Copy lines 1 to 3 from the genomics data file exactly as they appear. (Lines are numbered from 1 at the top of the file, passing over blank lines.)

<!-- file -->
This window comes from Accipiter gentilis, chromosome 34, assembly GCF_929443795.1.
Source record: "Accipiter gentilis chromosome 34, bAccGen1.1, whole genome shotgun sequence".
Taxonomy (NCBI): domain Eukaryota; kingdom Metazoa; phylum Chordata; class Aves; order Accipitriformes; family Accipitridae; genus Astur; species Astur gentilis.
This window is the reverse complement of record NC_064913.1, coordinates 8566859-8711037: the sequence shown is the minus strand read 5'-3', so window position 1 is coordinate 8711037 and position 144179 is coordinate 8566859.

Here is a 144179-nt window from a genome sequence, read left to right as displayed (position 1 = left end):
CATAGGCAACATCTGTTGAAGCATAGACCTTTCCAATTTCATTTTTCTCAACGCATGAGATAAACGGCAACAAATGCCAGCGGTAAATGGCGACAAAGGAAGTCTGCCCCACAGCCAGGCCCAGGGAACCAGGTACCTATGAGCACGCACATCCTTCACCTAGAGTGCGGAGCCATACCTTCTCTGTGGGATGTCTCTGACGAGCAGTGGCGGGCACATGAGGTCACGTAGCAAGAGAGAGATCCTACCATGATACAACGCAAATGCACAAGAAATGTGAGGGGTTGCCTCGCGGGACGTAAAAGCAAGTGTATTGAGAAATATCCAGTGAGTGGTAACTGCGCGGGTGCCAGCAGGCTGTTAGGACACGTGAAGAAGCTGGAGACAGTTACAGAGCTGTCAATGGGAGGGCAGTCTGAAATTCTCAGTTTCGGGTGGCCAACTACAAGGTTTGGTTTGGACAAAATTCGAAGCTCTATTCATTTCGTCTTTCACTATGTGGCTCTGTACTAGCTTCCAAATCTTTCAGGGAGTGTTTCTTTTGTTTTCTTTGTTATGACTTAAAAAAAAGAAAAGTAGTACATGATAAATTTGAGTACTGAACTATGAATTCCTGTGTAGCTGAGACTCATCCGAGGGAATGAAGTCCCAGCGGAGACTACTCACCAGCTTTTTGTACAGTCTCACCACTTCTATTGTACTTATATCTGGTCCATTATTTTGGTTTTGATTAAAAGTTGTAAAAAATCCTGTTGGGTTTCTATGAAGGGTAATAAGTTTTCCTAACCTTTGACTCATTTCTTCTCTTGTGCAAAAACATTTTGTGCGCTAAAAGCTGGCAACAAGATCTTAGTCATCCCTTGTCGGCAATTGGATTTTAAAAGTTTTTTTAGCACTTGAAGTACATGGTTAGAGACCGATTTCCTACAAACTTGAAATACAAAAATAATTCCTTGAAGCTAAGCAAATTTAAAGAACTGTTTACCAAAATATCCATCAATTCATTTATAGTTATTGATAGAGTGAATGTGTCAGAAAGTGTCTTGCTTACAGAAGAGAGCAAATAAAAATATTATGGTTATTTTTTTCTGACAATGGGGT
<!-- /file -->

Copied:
This window comes from Accipiter gentilis, chromosome 34, assembly GCF_929443795.1.
Source record: "Accipiter gentilis chromosome 34, bAccGen1.1, whole genome shotgun sequence".
Taxonomy (NCBI): domain Eukaryota; kingdom Metazoa; phylum Chordata; class Aves; order Accipitriformes; family Accipitridae; genus Astur; species Astur gentilis.